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Over 30 years ago, scientists observed mycotoxin contaminated animal feed (grains) interfering with normal sexual development in young female pigs, resulting in estrogenic syndromes and precocious puberty. Recent human research in the U.S. is now confirming that the contamination of our food supply with fungal toxins is adversely affecting the sexual development of young girls.
Grains, once considered the foundation of the USDA's food pyramid, have recently come under scrutiny due to their purported evolutionary incompatibility (e.g. Paleodiet), their co-option by biotech and agricultural corporations (e.g. Monsanto's Franken-Corn), as well as the fact that they convert to "sugar" within the body, to name but a few of a growing list of concerns. But there may be a more underlying problem affecting all grains, including both organic and conventional varieties, that Nature herself produces, and it goes by the name of Mycotoxins.
What Are Mycotoxins?
Mycotoxins are toxic secondary metabolites produced by organisms of the fungi kingdom, commonly known as molds. If you eat grains, or grain-fed animal products, there is a good chance you are already being exposed because mold infestation and mycotoxin contamination affects as much as one-quarter of the global food and feed supply.[i]
Food contaminated with mycotoxins can cause acute, even life-threatening adverse health effects. As recently as April 2004, in Kenya, an outbreak of aflatoxicosis, caused by aflatoxin contamination in corn, resulted in 317 cases and 125 deaths.[ii] When samples of the corn were evaluated for levels of aflatoxin, 55% of the maize products tested had aflatoxin levels greater than the Kenyan regulatory limit of 20 parts per billion, ranging from 100 ppb (35%) to 1 part per million (7%).
While it is remarkable that these exceedingly low concentrations can have deadly effects, the absence of acute signs and symptoms of mycotoxin poisoning does not necessarily mean you are not being affected. Indeed, much lower, harder to detect, concentrations of various mycotoxins are capable of profoundly disrupting endocrine function in exposed population, likely contributing subclinically to many other chronic degenerative health conditions.
Mycotoxins As Endocrine Disruptors
A groundbreaking study published in the journal The Science of Total Environment in 2011 found that the estrogen-disrupting mycotoxin known as zearalenone (ZEA), produced by the microscopic fungus Fusarium graminearum, was detectable in the urine of 78.5% of New Jersey girls sampled, and that these Zea-positive girls, aged 9 and 10 years, "tended to be shorter and less likely to have reached the onset of breast development."[iii]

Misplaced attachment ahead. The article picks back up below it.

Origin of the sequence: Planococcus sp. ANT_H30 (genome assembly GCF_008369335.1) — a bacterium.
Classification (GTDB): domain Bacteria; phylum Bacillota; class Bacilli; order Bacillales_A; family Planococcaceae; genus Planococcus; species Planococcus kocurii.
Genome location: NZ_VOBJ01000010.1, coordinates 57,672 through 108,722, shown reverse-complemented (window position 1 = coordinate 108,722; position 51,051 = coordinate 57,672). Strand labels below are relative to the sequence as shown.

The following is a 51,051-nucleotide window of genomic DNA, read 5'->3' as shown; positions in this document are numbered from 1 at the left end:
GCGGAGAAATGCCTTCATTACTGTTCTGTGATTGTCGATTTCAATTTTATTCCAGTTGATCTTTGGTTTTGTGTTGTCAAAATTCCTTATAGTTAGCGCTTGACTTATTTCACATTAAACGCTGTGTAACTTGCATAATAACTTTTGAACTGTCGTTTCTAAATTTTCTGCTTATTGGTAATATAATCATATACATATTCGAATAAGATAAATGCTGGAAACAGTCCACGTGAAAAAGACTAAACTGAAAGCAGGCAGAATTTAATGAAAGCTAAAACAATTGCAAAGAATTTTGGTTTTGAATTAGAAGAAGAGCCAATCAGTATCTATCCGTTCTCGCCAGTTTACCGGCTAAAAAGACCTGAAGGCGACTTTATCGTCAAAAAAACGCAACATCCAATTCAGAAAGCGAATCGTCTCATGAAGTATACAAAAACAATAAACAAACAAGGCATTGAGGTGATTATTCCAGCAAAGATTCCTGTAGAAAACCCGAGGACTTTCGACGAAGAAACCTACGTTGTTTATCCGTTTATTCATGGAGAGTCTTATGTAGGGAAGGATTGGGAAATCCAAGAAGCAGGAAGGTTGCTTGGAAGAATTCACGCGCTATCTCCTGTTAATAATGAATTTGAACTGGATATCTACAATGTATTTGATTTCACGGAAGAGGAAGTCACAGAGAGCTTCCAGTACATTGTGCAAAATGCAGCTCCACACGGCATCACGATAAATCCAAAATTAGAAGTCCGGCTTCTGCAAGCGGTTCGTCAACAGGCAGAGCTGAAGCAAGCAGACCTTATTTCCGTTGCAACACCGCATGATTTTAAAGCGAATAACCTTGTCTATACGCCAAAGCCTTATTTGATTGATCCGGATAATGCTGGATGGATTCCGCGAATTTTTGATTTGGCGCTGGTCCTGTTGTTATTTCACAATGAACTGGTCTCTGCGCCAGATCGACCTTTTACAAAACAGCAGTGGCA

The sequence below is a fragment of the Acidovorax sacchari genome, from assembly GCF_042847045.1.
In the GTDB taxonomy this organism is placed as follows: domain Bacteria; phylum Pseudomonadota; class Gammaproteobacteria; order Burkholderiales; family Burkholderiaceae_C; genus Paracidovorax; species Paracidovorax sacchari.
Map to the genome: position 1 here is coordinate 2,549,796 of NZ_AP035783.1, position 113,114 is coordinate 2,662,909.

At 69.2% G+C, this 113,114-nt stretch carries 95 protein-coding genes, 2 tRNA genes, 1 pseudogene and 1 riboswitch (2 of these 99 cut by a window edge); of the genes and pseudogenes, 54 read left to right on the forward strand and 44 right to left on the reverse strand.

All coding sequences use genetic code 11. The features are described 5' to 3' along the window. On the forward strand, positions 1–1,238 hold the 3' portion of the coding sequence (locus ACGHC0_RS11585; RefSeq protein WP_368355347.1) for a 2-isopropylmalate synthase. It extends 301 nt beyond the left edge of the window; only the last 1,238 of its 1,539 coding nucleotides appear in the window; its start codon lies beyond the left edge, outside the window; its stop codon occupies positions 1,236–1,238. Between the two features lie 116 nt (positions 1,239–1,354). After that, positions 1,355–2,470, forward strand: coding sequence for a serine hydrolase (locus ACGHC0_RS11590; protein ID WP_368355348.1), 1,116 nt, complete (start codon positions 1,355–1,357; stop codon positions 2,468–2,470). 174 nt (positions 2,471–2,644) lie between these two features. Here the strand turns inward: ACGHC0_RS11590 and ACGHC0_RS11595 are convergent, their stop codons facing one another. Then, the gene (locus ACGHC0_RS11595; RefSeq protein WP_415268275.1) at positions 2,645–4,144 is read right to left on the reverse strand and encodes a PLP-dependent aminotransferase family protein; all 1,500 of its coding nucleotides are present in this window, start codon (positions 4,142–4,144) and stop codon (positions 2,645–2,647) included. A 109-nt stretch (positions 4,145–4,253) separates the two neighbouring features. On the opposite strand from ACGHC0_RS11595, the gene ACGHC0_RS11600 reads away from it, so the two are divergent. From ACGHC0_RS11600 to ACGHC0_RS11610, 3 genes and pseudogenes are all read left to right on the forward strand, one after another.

ZEA mycotoxins originate in grains such as corn, barley, oats, wheat, rice and sorghum,[iv] but also travel up the food chain to grain-fed meat, eggs and dairy products, and are even found in beer. Indeed, the researchers were able to find an association between the young girls' urinary levels of ZEA and their intake of commonly contaminated sources such as beef and popcorn.
Interestingly, derivatives of ZEA mycotoxin have been patented as oral contraceptives. Also, according to a recent article "[zearalenone] has been widely used in the United States since 1969 to improve fattening rates in cattle by increasing growth rate and feed conversion efficiency. Evidence of human harm from this practice is provided by observations of central precocious puberty. As a result, this practice has been banned by the European Union." Other research has confirmed the link between mycotoxins and premature puberty.
Pigs fed zearalenone contaminated corn fed pigs has resulted in estrogenic syndromes including uterine enlargement, swelling of the vulva and mammary glands, and pseudopregnancy, according to research published over 30 years ago.
Molecular research on ZEA's endocrine disruptive properties indicate that it has much higher estrogen receptor binding affinity, when compared nanogram to nanogram, than found in other well-known endocrine disruptors, such as DDT and bisphenol A, in both estrogen receptor subtypes.[v] Also, healthy human intestinal microflora have been shown incapable of degrading zearalenone, unlike bisphenol A. [vi]